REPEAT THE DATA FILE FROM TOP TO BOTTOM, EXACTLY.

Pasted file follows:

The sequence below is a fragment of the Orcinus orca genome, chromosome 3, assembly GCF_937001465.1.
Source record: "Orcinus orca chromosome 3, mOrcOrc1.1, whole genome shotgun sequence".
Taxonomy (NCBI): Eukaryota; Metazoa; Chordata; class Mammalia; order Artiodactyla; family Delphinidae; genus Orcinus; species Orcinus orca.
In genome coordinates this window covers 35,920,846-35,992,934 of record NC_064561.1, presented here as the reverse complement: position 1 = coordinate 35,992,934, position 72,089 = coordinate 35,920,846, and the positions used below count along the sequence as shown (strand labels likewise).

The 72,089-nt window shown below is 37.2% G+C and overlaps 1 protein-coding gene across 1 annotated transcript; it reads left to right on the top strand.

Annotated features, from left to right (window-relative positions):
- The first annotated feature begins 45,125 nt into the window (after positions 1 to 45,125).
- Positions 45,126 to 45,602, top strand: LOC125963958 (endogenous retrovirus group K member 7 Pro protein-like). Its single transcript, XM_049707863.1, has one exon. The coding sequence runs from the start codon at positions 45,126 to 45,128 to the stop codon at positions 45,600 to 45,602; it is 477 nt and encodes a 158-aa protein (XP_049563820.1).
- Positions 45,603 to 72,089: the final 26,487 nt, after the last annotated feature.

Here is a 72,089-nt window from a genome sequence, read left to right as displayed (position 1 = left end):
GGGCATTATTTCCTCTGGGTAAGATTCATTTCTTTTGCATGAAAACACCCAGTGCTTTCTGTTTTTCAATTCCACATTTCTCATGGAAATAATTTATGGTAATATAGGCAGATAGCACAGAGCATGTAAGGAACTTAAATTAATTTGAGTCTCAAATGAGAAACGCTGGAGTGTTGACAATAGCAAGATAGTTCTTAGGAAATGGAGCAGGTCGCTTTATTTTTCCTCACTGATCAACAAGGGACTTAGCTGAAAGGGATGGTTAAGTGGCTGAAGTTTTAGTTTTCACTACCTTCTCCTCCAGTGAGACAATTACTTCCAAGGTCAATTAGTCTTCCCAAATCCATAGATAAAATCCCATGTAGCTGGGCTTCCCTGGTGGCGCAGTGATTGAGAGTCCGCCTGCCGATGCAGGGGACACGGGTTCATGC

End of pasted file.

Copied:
The sequence below is a fragment of the Orcinus orca genome, chromosome 3, assembly GCF_937001465.1.
Source record: "Orcinus orca chromosome 3, mOrcOrc1.1, whole genome shotgun sequence".
Taxonomy (NCBI): Eukaryota; Metazoa; Chordata; class Mammalia; order Artiodactyla; family Delphinidae; genus Orcinus; species Orcinus orca.
In genome coordinates this window covers 35,920,846-35,992,934 of record NC_064561.1, presented here as the reverse complement: position 1 = coordinate 35,992,934, position 72,089 = coordinate 35,920,846, and the positions used below count along the sequence as shown (strand labels likewise).

The 72,089-nt window shown below is 37.2% G+C and overlaps 1 protein-coding gene across 1 annotated transcript; it reads left to right on the top strand.

Annotated features, from left to right (window-relative positions):
- The first annotated feature begins 45,125 nt into the window (after positions 1 to 45,125).
- Positions 45,126 to 45,602, top strand: LOC125963958 (endogenous retrovirus group K member 7 Pro protein-like). Its single transcript, XM_049707863.1, has one exon. The coding sequence runs from the start codon at positions 45,126 to 45,128 to the stop codon at positions 45,600 to 45,602; it is 477 nt and encodes a 158-aa protein (XP_049563820.1).
- Positions 45,603 to 72,089: the final 26,487 nt, after the last annotated feature.

Here is a 72,089-nt window from a genome sequence, read left to right as displayed (position 1 = left end):
GGGCATTATTTCCTCTGGGTAAGATTCATTTCTTTTGCATGAAAACACCCAGTGCTTTCTGTTTTTCAATTCCACATTTCTCATGGAAATAATTTATGGTAATATAGGCAGATAGCACAGAGCATGTAAGGAACTTAAATTAATTTGAGTCTCAAATGAGAAACGCTGGAGTGTTGACAATAGCAAGATAGTTCTTAGGAAATGGAGCAGGTCGCTTTATTTTTCCTCACTGATCAACAAGGGACTTAGCTGAAAGGGATGGTTAAGTGGCTGAAGTTTTAGTTTTCACTACCTTCTCCTCCAGTGAGACAATTACTTCCAAGGTCAATTAGTCTTCCCAAATCCATAGATAAAATCCCATGTAGCTGGGCTTCCCTGGTGGCGCAGTGATTGAGAGTCCGCCTGCCGATGCAGGGGACACGGGTTCATGC